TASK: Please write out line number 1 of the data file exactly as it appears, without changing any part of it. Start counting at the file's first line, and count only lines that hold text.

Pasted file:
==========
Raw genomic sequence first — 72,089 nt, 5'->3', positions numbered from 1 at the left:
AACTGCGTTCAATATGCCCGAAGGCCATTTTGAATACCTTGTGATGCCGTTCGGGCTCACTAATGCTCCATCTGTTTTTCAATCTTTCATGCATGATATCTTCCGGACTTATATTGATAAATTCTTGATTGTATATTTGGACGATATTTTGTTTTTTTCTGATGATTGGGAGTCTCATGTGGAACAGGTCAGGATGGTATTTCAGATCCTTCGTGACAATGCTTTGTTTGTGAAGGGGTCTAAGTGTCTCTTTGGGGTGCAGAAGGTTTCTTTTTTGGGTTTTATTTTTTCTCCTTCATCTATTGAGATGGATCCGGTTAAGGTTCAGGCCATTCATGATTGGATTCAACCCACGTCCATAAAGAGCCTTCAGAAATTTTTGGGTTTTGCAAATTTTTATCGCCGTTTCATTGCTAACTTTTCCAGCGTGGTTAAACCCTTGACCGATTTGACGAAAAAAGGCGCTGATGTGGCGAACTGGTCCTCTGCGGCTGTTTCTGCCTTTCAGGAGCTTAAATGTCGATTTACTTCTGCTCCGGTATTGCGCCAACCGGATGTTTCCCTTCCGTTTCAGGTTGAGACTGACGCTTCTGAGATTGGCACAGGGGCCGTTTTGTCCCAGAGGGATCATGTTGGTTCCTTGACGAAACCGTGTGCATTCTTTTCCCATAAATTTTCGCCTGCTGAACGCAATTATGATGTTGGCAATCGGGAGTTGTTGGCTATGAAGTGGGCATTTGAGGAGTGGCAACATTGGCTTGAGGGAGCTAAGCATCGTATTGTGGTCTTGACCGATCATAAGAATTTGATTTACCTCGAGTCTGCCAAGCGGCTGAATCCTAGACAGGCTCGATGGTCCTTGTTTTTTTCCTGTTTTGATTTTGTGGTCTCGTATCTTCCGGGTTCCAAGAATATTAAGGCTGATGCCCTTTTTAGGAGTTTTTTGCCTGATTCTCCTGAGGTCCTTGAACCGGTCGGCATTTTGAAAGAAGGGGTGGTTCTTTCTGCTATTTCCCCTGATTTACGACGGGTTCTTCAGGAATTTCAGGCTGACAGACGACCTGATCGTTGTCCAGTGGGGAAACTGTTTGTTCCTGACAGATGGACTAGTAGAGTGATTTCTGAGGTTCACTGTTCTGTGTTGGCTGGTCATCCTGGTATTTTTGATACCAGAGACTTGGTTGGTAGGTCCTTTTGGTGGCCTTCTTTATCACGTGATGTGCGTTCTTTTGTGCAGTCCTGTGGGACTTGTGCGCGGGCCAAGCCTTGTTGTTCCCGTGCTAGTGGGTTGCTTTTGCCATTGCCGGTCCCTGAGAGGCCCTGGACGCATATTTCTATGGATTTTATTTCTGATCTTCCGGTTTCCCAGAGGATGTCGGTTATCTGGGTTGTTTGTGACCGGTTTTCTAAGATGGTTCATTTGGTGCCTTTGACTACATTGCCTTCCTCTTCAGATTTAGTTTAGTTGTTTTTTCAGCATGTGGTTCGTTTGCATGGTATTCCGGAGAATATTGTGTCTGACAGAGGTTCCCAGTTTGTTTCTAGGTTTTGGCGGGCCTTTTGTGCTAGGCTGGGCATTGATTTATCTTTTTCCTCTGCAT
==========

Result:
Raw genomic sequence first — 72,089 nt, 5'->3', positions numbered from 1 at the left: